Study commission on solitary confinement kicks off

A new House commission met for the first time today to begin its study of the use of solitary confinement in the Rhode Island Adult Correctional Institute (ACI).

The 19-member special legislative study commission, created by legislation (2016-H 8206A) sponsored by Rep. Aaron Regunberg (D-Dist. 4, Providence), is to perform a comprehensive study of the use of solitary confinement, its effects and alternatives and best practices used by other jurisdictions and draft recommendations for administrative or legislative changes.

“This study commission will take an even-handed, informed approach to examining the use of solitary confinement in our prison system. Our goals are to determine whether current policy and practice around the use of solitary confinement offers room for improvement, to study best practices from other states to collect lessons that may have value in Rhode Island, and to draft recommendations for effective administrative or legislative reforms. We have a well-balanced membership, with all relevant stakeholders significantly represented on the commission, and I look forward to an energetic fact-finding process and a vibrant and spirited dialogue about how we can best make our prison system as just, fair and — most importantly — effective as possible,” said Representative Regunberg, who was elected the commission’s chairman at today’s meeting.

The commission is to assess the rate and length of solitary confinement sentences, proportionality between disciplinary offenses and the solitary confinement sentences they induce, the psychological impact of prolonged solitary confinement on inmates, public safety implications of prolonged solitary confinement after inmates return to the community, the extent to which solitary confinement has a particular impact on vulnerable populations such as youth and those with disabilities, the fiscal impact of the current use of solitary confinement, the extent to which the Department of Corrections’ current record-keeping policies on the use of solitary confinement are adequate for making informed administrative decisions and alternatives to and best practices for reducing the use of solitary confinement, as developed by other jurisdictions, and the extent to which these alternatives impact cost, behavior, and other outcomes within prison systems.

The commission includes a diverse group of stakeholders, including legislators, current and former Department of Corrections administrators, correctional officers, representatives of relevant state agencies and prisoners’ rights advocacy organizations and a former inmate.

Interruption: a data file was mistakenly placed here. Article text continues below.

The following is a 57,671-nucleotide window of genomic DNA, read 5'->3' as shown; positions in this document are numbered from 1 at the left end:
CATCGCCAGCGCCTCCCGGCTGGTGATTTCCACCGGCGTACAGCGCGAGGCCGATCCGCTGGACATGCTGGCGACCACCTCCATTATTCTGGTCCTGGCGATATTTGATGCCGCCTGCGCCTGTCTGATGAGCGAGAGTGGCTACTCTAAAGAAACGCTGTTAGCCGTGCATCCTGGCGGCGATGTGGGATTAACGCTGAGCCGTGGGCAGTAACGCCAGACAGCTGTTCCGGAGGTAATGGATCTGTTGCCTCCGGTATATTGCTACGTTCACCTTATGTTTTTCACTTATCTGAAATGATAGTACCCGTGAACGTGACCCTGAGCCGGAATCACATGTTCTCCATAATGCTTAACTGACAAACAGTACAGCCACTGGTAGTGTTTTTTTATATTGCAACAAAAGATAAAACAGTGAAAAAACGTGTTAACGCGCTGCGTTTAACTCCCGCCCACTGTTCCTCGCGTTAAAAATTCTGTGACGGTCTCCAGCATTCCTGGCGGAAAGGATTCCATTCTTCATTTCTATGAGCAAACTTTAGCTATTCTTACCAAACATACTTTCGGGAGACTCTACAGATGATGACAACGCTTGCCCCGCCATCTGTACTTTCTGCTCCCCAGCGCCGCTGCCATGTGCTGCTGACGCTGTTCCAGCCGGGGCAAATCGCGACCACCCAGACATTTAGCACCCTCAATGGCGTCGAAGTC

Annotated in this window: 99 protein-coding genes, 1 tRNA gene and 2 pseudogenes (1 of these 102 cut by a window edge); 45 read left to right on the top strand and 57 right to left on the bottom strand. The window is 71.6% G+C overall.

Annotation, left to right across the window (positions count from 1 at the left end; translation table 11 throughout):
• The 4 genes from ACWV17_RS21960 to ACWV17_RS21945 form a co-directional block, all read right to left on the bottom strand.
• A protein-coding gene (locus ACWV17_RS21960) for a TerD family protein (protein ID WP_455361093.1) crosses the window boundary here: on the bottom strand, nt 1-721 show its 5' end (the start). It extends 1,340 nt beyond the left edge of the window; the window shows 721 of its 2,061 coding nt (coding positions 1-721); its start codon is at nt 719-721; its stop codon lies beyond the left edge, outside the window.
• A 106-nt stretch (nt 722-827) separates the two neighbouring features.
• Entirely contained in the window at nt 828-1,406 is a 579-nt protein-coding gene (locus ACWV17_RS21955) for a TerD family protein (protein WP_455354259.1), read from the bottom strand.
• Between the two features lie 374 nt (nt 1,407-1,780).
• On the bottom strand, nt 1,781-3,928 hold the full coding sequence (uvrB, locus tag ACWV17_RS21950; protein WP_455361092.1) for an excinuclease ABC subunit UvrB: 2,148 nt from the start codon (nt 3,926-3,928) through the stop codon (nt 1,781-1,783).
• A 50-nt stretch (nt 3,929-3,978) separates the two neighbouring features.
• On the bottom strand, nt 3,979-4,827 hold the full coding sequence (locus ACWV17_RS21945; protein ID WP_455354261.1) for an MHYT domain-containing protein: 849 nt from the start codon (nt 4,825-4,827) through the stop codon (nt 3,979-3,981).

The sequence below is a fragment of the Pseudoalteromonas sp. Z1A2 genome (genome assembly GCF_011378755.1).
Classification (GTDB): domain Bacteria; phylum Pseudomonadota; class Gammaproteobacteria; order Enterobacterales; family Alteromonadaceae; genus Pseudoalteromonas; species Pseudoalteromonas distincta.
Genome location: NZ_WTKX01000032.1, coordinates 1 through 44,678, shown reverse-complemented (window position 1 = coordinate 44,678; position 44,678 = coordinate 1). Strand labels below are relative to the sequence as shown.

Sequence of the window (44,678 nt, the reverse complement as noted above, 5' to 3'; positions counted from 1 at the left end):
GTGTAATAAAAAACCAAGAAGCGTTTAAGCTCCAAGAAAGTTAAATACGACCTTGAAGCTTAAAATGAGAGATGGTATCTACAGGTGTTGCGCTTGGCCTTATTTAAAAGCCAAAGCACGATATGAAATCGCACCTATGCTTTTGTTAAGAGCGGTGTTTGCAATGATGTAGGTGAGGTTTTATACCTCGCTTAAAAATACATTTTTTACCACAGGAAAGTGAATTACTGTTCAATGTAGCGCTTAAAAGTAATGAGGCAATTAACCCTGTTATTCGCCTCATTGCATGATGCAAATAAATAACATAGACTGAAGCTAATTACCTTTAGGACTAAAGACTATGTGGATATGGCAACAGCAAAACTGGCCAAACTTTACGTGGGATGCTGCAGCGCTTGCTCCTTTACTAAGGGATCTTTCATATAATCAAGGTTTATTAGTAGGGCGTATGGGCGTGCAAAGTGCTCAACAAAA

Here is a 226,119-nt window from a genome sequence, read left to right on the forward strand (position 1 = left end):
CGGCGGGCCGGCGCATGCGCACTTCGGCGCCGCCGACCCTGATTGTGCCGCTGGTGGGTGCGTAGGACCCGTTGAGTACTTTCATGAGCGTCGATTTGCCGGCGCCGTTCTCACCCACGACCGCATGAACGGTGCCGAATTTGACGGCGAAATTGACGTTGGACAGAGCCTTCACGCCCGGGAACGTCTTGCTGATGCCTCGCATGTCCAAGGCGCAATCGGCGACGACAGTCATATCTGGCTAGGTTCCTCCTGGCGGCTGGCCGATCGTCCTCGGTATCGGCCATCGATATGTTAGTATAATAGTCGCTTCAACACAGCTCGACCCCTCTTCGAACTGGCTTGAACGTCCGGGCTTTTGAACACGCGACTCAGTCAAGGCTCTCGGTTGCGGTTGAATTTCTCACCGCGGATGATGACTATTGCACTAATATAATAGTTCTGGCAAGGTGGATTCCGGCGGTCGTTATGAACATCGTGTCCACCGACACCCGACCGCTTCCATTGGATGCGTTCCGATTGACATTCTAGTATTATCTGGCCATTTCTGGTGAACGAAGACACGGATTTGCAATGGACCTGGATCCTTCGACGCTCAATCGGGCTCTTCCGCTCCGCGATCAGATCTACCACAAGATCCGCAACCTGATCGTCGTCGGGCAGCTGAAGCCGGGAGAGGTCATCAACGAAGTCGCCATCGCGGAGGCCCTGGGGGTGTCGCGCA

“As a former inmate at the Rhode Island ACI, I am thrilled to be able to join representatives from the Department of Corrections, the Brotherhood of Correctional Officers and many other stakeholders on this commission,” said Shakur El-Amin, a member of the commission. “Too often when it comes to issues of criminal justice and prison policy, the perspective of those directly impacted — the incarcerated — is never at the table. But inmates are part of this conversation, and nearly all of us will rejoin our communities, so we need to be in on the discussion and part of the solution. That’s what I look forward to doing on this commission.”

Many studies have found that long-term solitary confinement can produce psychological damage with symptoms such as hallucinations, hypersensitivity to noise or touch, paranoia, insomnia, post-traumatic stress disorder (PTSD), increased suicide risk and uncontrollable rage or fear. The risks are higher for juveniles, whose brains are still developing, and for those with mental illness.

Those effects can result in inmates having more difficulty complying with prison rules, defeating the purpose of solitary confinement. Even those who aren’t mentally ill when they enter solitary confinement can be left with lasting psychological effects that they take with them when they are released from prison into the community.

The commission includes Chairman Regunberg, Rep. Jean Philippe Barros (D-Dist. 59, Pawtucket), Rep. Patricia L. Morgan (R-Dist. 26, West Warwick, Coventry, Warwick), Department of Corrections Director Wall, Department of Corrections Mental Health Director Dr. Louis Cerbo; Richard Ferruccio of the Rhode Island Brotherhood of Correctional Officers, former Corrections administrator Roberta Richman, former inmate Shakur El-Amin, John Prince of Direct Action for Rights and Equality, Jordan Seaberry of the Institute for the Study and Practice of Nonviolence, Parole Board Chairwoman Laura Pisaturo, Michael DiLauro of the Office of the Public Defender, Office of the Mental Health Advocate Director Meghan Clingham, Kenny Alston of the Rhode Island Department of Health, Brad Brockman of the Center for Prisoner Health and Human Rights, Kevin Nerney of the Rhode Island Developmental Disabilities Council, Department of Corrections Assistant Director of Institutions and Operations James Weeden, former Corrections administrator Nancy Bailey and psychiatrist Dr. Christopher Matkovic.